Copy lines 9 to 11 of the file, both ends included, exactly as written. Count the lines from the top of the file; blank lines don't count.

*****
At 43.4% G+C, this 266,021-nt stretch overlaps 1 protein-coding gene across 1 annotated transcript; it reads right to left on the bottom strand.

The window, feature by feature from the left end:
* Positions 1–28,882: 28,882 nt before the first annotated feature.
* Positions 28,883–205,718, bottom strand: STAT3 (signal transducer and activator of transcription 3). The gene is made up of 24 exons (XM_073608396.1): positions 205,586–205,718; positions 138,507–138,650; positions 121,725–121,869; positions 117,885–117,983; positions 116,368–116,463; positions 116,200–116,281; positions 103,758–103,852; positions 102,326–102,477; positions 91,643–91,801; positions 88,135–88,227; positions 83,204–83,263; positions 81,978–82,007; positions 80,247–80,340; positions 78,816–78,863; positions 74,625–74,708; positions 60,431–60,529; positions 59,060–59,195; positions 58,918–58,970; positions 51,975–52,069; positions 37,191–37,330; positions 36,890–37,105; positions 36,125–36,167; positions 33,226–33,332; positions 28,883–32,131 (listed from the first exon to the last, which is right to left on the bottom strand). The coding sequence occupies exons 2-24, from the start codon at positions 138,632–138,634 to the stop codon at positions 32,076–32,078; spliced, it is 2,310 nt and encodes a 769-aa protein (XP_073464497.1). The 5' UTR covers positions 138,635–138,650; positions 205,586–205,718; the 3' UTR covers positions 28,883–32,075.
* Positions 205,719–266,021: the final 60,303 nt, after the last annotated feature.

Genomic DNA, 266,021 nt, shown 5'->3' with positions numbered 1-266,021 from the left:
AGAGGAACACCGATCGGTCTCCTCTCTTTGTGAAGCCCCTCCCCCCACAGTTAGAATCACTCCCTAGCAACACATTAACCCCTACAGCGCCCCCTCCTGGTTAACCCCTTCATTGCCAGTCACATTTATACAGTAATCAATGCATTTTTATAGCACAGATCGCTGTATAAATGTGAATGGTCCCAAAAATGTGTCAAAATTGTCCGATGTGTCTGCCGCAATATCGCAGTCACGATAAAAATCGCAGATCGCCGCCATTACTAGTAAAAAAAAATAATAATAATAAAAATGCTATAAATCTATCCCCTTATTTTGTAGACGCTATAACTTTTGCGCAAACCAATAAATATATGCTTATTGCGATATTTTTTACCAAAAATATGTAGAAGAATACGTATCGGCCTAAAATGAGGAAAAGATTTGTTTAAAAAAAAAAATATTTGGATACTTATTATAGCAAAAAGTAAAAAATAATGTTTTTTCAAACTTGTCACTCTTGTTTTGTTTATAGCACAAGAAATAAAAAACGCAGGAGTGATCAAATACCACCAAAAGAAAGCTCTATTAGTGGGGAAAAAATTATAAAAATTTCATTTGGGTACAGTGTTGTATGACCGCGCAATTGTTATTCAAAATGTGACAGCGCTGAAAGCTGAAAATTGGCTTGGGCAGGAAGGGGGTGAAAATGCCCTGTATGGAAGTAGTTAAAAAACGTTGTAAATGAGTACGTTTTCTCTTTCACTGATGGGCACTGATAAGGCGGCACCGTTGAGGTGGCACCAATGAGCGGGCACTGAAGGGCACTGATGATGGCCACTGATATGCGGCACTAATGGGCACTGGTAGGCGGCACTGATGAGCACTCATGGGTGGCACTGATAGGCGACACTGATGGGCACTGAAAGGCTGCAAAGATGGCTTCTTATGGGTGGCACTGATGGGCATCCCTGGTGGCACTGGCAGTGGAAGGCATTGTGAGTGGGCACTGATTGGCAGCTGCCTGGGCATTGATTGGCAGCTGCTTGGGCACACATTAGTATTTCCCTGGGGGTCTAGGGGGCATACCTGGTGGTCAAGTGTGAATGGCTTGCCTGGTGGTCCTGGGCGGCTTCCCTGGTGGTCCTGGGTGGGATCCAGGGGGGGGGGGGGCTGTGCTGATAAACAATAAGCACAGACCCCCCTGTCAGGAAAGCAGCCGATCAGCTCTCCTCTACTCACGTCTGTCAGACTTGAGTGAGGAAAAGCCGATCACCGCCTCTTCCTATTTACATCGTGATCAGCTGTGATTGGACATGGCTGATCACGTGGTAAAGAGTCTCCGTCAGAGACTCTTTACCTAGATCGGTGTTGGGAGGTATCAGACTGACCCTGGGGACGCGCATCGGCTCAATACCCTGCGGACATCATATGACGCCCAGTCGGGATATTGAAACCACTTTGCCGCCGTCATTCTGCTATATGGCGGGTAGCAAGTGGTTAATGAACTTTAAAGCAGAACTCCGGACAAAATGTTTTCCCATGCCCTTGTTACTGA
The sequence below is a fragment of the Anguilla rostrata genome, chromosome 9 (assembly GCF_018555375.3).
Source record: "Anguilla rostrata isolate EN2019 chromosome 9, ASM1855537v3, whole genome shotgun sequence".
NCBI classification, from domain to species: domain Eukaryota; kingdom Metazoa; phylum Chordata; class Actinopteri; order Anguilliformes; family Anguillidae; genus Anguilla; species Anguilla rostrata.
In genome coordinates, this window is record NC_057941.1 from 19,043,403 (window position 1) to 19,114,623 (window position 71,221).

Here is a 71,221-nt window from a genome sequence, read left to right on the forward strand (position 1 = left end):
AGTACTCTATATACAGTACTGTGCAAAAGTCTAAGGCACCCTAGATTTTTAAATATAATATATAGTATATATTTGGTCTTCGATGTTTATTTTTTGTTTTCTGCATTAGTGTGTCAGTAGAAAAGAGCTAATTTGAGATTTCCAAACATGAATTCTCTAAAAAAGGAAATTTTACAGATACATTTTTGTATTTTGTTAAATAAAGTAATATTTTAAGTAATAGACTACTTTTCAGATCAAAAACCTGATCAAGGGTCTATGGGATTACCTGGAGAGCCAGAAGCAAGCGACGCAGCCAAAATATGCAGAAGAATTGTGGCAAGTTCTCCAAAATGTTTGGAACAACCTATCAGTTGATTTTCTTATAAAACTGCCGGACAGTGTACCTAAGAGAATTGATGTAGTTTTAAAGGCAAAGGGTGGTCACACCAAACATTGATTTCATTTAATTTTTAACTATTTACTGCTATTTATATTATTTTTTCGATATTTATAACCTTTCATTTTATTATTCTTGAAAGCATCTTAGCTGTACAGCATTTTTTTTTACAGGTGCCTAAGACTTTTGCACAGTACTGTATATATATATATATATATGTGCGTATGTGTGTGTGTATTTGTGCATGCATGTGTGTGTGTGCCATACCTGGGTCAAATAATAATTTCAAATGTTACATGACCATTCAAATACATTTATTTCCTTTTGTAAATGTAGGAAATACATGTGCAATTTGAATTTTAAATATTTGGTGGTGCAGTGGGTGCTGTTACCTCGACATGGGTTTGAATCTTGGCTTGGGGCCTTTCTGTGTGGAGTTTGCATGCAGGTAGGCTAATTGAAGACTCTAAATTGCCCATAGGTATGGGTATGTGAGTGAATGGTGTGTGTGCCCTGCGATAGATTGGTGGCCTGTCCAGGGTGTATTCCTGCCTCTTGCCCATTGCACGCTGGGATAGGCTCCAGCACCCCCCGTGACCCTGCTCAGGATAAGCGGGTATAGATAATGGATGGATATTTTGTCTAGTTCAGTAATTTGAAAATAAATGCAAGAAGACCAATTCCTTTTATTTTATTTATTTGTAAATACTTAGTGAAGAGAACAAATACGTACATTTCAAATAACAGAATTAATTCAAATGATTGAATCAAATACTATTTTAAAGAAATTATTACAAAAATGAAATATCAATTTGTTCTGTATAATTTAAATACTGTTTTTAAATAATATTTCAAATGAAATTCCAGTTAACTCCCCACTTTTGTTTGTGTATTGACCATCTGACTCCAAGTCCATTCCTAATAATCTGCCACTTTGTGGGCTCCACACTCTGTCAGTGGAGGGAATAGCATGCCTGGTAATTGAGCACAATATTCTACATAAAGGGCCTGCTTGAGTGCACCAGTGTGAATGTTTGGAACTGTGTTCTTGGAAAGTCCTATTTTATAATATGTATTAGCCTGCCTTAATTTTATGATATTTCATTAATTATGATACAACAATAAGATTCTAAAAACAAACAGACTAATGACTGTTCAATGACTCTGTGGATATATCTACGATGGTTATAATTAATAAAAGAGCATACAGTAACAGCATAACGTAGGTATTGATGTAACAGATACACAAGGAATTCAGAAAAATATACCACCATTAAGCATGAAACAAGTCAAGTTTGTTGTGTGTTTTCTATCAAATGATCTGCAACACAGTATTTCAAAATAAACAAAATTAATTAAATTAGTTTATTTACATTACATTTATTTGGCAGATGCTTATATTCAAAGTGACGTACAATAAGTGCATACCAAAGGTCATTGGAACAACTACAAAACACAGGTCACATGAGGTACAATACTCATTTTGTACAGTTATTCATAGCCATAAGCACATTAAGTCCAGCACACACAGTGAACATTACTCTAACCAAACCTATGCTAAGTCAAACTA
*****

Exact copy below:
Source record: "Anguilla rostrata isolate EN2019 chromosome 9, ASM1855537v3, whole genome shotgun sequence".
NCBI classification, from domain to species: domain Eukaryota; kingdom Metazoa; phylum Chordata; class Actinopteri; order Anguilliformes; family Anguillidae; genus Anguilla; species Anguilla rostrata.
In genome coordinates, this window is record NC_057941.1 from 19,043,403 (window position 1) to 19,114,623 (window position 71,221).